Despite all the cool gadgets and concepts we do report on from CES, it's amazing how many crazy things we just don't have time to cover. After all, we're only human. Each year, there are heaps of wild tech demos that are probably never seen by anyone who's not at the show, and while a lot of them a very cool, some of them have a little more than their share of craziness about them.
Here's a few of the weird things you probably didn't see unless you were there — and oh, we're going to hand an award to each one, just for fun.
1. Least Appropriate Underwater Demo
This SSD from Toshiba is playing back HD video while submerged in a fish tank full of water. A couple of the components had an off-the-shelf coating sprayed on them, but it's mostly just the bare drive, chugging along quite happily underwater. While Toshiba doesn't recommend that you actually do this, they did point out that electronic components are quite durable, and often times if you get something wet, you can just let it dry off and it'll be fine.
2. Most Questionable Use of an Otherwise Incredible Technology
This is a tank of regular water with some kind of mystery ingredient added to it. Lasers shoot up from the bottom of the tank and hit pinpoint spots in the water, causing whatever secret sauce is in there to fluoresce green. I have no idea how it works and the guys at the booth weren't saying much, but it's pretty amazing to watch. It's just a shame that it's being used to draw little men and spirally things and seems destined for the novelty display market.
3. Least Like Darth Vader While Also Being Sort Of Like Darth Vader
I guess it must be hard to teach people how to spray paint stuff, because a company called VRSim has created a virtual reality spray painting simulation that can teach the skills without all the mess. The helmet contains some VR goggles and an accelerometer, which allows you to move around a virtual scene as you move in the real world. The spray gun works in the virtual scene too, and your instructors can watch to see how terrible of a job you're doing. Change that spray gun into a Lightsaber, though, and your training program is guaranteed to be ten times more popular.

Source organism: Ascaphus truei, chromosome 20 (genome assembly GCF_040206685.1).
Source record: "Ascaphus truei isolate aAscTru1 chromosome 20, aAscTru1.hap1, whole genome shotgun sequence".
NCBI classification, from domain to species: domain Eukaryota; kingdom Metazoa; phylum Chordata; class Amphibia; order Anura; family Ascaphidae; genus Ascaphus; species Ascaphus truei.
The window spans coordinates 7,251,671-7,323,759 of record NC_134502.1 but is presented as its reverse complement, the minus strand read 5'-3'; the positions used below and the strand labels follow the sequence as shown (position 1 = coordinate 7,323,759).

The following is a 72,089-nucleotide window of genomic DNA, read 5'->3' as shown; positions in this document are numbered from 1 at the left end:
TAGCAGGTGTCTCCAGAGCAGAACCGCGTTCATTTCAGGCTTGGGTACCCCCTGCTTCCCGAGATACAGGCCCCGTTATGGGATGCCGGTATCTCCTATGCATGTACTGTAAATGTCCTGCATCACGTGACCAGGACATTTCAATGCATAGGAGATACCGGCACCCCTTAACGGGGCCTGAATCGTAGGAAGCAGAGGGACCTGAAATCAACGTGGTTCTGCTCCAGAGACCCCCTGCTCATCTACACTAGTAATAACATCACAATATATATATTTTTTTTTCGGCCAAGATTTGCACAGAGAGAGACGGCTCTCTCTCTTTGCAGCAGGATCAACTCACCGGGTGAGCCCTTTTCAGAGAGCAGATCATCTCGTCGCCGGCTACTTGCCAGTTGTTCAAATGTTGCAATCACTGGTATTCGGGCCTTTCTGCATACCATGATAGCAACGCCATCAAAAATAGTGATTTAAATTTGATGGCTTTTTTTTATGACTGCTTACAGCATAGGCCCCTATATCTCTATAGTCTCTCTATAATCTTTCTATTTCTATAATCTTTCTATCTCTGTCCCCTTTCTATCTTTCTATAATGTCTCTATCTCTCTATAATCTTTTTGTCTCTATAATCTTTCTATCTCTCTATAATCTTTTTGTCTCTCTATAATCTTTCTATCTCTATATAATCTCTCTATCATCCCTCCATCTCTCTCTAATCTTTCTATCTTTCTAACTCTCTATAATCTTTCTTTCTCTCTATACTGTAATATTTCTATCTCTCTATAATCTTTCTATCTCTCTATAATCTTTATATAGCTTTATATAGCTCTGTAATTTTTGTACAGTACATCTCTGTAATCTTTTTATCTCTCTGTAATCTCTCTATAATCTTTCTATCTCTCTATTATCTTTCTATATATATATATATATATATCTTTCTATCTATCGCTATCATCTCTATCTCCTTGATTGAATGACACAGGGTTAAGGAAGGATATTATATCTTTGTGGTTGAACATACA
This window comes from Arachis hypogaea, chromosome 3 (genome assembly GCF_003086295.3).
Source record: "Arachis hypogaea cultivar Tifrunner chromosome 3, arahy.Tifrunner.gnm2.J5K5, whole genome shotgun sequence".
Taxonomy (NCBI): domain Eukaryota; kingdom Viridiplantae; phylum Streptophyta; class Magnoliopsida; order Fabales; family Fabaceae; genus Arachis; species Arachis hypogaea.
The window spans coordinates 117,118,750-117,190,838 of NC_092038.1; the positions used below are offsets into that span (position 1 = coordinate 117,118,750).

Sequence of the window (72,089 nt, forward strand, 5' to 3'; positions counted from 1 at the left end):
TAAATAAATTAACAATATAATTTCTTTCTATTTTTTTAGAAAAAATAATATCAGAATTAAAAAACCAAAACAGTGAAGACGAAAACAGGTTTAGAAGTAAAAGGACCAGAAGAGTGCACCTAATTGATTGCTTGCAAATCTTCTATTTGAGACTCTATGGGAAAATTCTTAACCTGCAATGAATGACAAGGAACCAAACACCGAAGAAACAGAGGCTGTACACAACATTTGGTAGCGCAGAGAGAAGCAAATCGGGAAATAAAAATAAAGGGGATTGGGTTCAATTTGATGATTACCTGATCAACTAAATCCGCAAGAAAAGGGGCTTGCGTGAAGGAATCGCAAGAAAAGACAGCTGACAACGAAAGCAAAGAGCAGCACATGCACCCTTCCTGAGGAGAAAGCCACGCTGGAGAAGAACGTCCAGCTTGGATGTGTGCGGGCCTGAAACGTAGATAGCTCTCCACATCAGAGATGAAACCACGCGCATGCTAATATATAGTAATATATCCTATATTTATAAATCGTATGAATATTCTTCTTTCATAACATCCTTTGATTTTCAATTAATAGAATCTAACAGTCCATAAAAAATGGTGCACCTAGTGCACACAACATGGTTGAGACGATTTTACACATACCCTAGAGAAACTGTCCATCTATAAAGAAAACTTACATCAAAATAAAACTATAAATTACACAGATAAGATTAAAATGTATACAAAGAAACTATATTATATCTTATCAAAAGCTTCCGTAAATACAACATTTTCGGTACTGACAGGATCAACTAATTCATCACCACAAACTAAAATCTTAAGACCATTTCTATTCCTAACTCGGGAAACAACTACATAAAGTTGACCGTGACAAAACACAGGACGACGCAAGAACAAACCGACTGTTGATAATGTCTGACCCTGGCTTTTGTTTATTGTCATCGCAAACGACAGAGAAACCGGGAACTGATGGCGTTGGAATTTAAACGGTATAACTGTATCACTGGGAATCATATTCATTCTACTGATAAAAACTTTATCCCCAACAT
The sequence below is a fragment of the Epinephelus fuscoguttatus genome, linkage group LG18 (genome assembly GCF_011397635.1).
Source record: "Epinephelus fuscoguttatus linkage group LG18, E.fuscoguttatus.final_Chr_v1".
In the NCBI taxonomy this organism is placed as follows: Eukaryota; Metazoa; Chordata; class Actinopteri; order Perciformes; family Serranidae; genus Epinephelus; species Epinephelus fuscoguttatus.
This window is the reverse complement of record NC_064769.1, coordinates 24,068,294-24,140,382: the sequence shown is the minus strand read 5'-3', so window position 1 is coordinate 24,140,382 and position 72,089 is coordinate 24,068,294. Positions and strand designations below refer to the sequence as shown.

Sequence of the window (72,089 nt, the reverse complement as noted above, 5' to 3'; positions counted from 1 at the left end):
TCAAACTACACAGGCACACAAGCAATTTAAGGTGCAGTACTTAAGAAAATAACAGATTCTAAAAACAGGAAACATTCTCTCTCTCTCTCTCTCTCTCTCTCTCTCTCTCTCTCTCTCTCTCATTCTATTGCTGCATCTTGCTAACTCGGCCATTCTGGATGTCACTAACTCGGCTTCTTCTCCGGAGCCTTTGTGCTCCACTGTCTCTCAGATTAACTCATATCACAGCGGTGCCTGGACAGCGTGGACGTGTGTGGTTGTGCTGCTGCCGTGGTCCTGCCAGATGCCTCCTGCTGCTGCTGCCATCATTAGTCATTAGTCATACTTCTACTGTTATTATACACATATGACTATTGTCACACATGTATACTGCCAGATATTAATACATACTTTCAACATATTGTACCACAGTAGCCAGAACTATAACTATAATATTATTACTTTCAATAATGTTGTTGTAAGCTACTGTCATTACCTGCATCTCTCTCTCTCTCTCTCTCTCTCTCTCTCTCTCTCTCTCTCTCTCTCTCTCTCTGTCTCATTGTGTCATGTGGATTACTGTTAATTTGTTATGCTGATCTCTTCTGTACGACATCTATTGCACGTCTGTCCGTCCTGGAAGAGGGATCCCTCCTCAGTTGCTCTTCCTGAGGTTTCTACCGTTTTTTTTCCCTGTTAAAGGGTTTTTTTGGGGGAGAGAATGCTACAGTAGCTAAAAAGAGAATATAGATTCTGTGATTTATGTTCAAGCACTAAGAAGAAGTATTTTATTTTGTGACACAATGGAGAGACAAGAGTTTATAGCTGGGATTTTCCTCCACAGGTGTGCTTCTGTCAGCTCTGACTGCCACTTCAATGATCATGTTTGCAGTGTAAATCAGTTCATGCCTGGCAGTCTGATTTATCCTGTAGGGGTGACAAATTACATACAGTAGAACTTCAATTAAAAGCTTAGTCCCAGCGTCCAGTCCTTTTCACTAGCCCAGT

4. Most Difficult to Take a Picture Of (Runner Up)
These speakers from Greensound Technology are made from big sheets of glass that vibrate to produce sound. Those holes cut out of them that you can't really see in this picture aren't for decoration; they're actually used to tune the glass so that it reproduces sounds more accurately. A set of two speakers and a sub (which isn't made of glass, for obvious reasons), will run you between $10,000 and $20,000.
Snapkeys is an invisible keyboard application with only four keys, two for each thumb. It's designed primarily for typing on tablets, which makes sense based on the way you type with your thumbs when you hold a tablet in two hands (think texting on your phone). The company says that once you get the hang of it, the predictive text system makes you better than 90% accurate. You really have to see it to believe it, but, yeah.
6. Shiniest, Blackest, Flattest, Most Reflective, and Most Slablike
Sony wants you to know that their 'Monolithic' TV concept is designed to look incredible even when you're not watching it. It does look pretty incredible, I'll give them that, but the damn thing is so reflective that you can't tell whether you're actually watching it or not.
Sometimes, one Taser is just not enough. And sometimes, ten Tasers is just not enough either. The Taser Shockwave system can remotely unleash three waves of six Taser cartridges each, and if you're the sort who appreciates overkill overincapacitation, you can stick more than one system together to make absolutely sure that nobody bothers you. Currently the system is only available to the military and law enforcement, so you'll just have to go back to single (or triple) shot consumer Taser systems to keep those damn kids off your lawn.